|Suicide among black youths - United
States, 1980-1995. 47(10) Morbidity and Mortality Weekly Report p193(4)
(March 20,1998)(Footnotes Omitted)
Although black youths have historically had lower suicide rates than
have whites, during 1980-1995, the suicide rate for black youths aged
10-19 years increased from 2.1 to 4.5 per 100,000 population. As of
1995, suicide was the third leading cause of death among blacks aged
15-19 years(1) and high school-aged blacks were as likely as whites to
attempt suicide(2). This report summarizes trends in suicide among
blacks aged 10-19 years in the United States during 1980-1995 and
indicates that suicidal behavior among all youths has increased;
however, rates for black youths have increased more, and the gap between
rates for black and white youths has narrowed.
Data for suicides were obtained from CDC's National Center for Health
Statistics Underlying Cause of Death Mortality file(3) and were based on
the International Classification of Diseases, Ninth Revision(*).
Population estimates were obtained from the Bureau of the Census
decennial estimates for 1980 and 1990. Age-specific rates were
calculated per 100,000 population.
During 1980-1995, a total of 3030 blacks aged 10-19 years committed
suicide in the United States. During this period, the suicide rate for
blacks aged 10-19 years increased 114%. In 1980, the suicide rate for
whites aged 10-19 years was 157% greater than the rate for blacks. By
1995, the rate for whites was only 42% greater than the for blacks.
Among blacks and whites aged 10-19 years, the suicide rate increased
most for blacks aged 10-14 years (233%), compared with a 120% increase
for whites (Figure 1). Among blacks aged 15-19 years, the suicide rate
increased 126%, compared with 19% for whites (Figure 2). Among black
males aged 15-19 years, the suicide rate increased 146%, compared with
22% for white males.
(FIGURES 1 AND 2 ILLUSTRATION OMITTED)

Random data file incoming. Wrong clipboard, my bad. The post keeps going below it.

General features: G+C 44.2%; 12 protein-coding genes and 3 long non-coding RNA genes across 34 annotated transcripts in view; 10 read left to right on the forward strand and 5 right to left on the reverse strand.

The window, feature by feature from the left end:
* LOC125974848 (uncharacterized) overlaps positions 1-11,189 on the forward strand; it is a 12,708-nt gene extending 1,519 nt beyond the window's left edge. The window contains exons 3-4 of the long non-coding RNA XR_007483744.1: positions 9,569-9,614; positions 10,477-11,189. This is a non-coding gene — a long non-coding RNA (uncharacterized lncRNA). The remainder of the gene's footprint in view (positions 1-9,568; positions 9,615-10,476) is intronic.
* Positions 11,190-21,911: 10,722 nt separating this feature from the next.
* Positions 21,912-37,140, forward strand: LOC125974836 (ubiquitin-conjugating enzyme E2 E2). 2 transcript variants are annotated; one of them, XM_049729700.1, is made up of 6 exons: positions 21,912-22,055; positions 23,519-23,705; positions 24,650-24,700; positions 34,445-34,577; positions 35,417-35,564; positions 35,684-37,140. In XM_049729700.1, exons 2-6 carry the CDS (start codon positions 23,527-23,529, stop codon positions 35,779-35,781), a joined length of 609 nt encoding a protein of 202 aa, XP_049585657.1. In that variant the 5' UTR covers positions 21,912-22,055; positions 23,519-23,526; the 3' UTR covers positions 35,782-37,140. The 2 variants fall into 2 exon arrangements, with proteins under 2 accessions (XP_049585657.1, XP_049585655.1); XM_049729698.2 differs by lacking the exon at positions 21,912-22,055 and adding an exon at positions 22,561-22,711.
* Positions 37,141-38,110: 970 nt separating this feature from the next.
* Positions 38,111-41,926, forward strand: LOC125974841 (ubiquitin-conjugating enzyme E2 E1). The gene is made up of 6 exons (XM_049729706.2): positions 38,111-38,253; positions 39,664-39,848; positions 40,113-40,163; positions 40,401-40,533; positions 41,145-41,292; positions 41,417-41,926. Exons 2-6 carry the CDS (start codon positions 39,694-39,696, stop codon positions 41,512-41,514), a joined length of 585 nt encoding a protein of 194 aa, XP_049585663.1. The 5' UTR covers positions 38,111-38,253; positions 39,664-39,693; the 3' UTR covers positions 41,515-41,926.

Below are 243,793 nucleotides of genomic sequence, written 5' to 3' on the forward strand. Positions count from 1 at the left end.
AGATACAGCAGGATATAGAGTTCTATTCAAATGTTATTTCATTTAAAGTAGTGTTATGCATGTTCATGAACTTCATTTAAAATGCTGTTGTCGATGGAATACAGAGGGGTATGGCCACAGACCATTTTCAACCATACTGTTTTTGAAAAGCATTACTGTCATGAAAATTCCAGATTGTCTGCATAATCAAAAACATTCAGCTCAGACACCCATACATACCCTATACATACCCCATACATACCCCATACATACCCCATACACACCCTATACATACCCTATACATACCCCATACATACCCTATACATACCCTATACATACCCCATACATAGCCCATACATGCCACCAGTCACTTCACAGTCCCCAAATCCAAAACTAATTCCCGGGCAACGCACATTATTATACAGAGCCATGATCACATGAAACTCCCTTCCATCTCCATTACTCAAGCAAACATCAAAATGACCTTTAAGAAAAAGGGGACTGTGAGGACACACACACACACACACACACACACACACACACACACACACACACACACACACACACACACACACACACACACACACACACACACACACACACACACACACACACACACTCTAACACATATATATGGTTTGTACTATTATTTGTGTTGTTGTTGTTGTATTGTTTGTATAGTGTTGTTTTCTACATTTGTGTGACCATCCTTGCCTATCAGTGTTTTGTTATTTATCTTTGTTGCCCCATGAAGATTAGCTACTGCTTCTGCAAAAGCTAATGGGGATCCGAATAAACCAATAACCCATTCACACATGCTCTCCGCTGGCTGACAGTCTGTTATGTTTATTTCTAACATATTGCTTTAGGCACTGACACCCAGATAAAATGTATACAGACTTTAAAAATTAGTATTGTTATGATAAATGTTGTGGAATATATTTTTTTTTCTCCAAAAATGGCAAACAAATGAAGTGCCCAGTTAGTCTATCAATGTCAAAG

Firearms use was the predominant method of suicide for blacks aged
10-19 years, accounting for 66% of suicides in this group. Among blacks
aged 15-19 years, firearms use accounted for 69% of suicides, followed
by strangulation (18%). Among black males aged 15-19 years, firearms use
accounted for 72% of suicides, followed by strangulation (20%).
Firearm-related suicides accounted for 96% of the increase in the
suicide rate for blacks aged 10-19 years.
During 1980-1995, trends in suicide rates for black youths differed
by region.(dagger) The largest increase in suicide rates occurred for
blacks aged 15-19 years in the South (214%), followed by the Midwest
(114%). By sex, the largest increase in suicides occurred among black
males aged 15-19 years in the South (223%).
Editorial Note: Although suicides have increased overall among
youths(4), the findings in this report indicate that, during 1980-1995,
suicide rates for black youths have increased substantially,
particularly in the South. In addition, the difference in suicide rates
for blacks and whites has decreased substantially.
Risk factors associated with suicides among youth include
hopelessness; depression; family history of suicide; impulsive and
aggressive behavior; social isolation; a previous suicide attempt; and
easier access to alcohol, illicit drugs, and lethal suicide methods(5).
Changes in some risk factors (e.g., breakdown of the family and easier
access to alcohol, illicit drugs, and lethal suicide methods) may
account for the increasing suicide rate among youths. However, these
changes may not account for the increase in suicides among blacks aged
10-19 years. One possible factor may be the growth of the black middle
class(6). Black youths in upwardly mobile families may experience stress
associated with their new social environments. Alternatively, these
youths may adopt the coping behaviors of the larger society in which
suicide is more commonly used in response to depression and
hopelessness(7). Another factor may be differential recording of suicide
as a cause of death on death certificates. Suicide as a cause of death
may be entered less readily for black youths than for white youths(8).
In addition, risk factors associated with suicide among youths in
general may not predict suicidal behaviors among black youths.
Differences in the social environments and life experiences of black and
white youths suggest the need to determine whether risk factors for
suicide in black youths differ from those of whites. For example, the
exposure of black youths to poverty, poor educational opportunities, and
discrimination may have negatively influenced their expectations about
the future and, consequently, enhanced their resiliency to suicide(9).
Although youth suicide prevention programs exist, little is known
about their effectiveness in reducing suicidal behavior(10). These
programs also may not address the risk factors associated with the
increasing suicide rates for black youths. If risk factors for suicide
differ for black and white youths, existing programs for suicide
prevention that target black youths may need to be modified.
A better understanding of the risk factors associated with suicide
among black youths is needed to develop appropriate prevention and
treatment programs. Evaluations of existing programs to prevent youth
suicide should examine the potential for differential effects on black